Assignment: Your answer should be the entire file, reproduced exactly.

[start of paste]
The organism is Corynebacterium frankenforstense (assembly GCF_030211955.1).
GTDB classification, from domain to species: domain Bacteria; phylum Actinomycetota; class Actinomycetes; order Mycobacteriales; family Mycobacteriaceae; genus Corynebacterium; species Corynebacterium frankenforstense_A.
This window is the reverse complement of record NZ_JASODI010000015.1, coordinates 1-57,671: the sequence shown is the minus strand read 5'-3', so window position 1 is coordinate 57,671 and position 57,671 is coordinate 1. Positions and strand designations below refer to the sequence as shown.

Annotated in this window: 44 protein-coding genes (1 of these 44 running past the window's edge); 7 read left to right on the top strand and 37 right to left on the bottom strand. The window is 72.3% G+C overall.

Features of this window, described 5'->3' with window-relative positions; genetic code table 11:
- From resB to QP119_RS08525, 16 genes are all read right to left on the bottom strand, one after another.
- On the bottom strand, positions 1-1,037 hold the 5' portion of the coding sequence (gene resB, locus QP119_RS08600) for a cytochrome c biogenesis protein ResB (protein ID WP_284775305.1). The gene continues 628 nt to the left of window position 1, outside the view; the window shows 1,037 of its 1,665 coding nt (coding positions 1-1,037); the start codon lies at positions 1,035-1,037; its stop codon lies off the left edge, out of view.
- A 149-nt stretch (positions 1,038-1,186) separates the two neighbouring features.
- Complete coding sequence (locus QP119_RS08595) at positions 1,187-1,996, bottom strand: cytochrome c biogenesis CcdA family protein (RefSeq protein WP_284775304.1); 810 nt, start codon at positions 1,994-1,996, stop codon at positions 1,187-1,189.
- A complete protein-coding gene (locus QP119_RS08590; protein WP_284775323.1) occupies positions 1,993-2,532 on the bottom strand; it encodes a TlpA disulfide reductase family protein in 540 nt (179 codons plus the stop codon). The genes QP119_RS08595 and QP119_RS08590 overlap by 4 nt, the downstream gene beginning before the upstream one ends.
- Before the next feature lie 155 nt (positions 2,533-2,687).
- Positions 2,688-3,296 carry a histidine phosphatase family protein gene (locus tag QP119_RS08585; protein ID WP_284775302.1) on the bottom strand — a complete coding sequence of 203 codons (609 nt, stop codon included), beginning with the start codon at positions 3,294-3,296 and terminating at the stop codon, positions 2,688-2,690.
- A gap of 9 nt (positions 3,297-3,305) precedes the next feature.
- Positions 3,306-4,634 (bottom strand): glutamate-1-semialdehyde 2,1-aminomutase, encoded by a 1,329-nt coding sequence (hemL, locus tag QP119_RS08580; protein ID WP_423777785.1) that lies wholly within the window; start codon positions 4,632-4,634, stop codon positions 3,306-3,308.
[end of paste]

The organism is Corynebacterium frankenforstense (assembly GCF_030211955.1).
GTDB classification, from domain to species: domain Bacteria; phylum Actinomycetota; class Actinomycetes; order Mycobacteriales; family Mycobacteriaceae; genus Corynebacterium; species Corynebacterium frankenforstense_A.
This window is the reverse complement of record NZ_JASODI010000015.1, coordinates 1-57,671: the sequence shown is the minus strand read 5'-3', so window position 1 is coordinate 57,671 and position 57,671 is coordinate 1. Positions and strand designations below refer to the sequence as shown.

Annotated in this window: 44 protein-coding genes (1 of these 44 running past the window's edge); 7 read left to right on the top strand and 37 right to left on the bottom strand. The window is 72.3% G+C overall.

Features of this window, described 5'->3' with window-relative positions; genetic code table 11:
- From resB to QP119_RS08525, 16 genes are all read right to left on the bottom strand, one after another.
- On the bottom strand, positions 1-1,037 hold the 5' portion of the coding sequence (gene resB, locus QP119_RS08600) for a cytochrome c biogenesis protein ResB (protein ID WP_284775305.1). The gene continues 628 nt to the left of window position 1, outside the view; the window shows 1,037 of its 1,665 coding nt (coding positions 1-1,037); the start codon lies at positions 1,035-1,037; its stop codon lies off the left edge, out of view.
- A 149-nt stretch (positions 1,038-1,186) separates the two neighbouring features.
- Complete coding sequence (locus QP119_RS08595) at positions 1,187-1,996, bottom strand: cytochrome c biogenesis CcdA family protein (RefSeq protein WP_284775304.1); 810 nt, start codon at positions 1,994-1,996, stop codon at positions 1,187-1,189.
- A complete protein-coding gene (locus QP119_RS08590; protein WP_284775323.1) occupies positions 1,993-2,532 on the bottom strand; it encodes a TlpA disulfide reductase family protein in 540 nt (179 codons plus the stop codon). The genes QP119_RS08595 and QP119_RS08590 overlap by 4 nt, the downstream gene beginning before the upstream one ends.
- Before the next feature lie 155 nt (positions 2,533-2,687).
- Positions 2,688-3,296 carry a histidine phosphatase family protein gene (locus tag QP119_RS08585; protein ID WP_284775302.1) on the bottom strand — a complete coding sequence of 203 codons (609 nt, stop codon included), beginning with the start codon at positions 3,294-3,296 and terminating at the stop codon, positions 2,688-2,690.
- A gap of 9 nt (positions 3,297-3,305) precedes the next feature.
- Positions 3,306-4,634 (bottom strand): glutamate-1-semialdehyde 2,1-aminomutase, encoded by a 1,329-nt coding sequence (hemL, locus tag QP119_RS08580; protein ID WP_423777785.1) that lies wholly within the window; start codon positions 4,632-4,634, stop codon positions 3,306-3,308.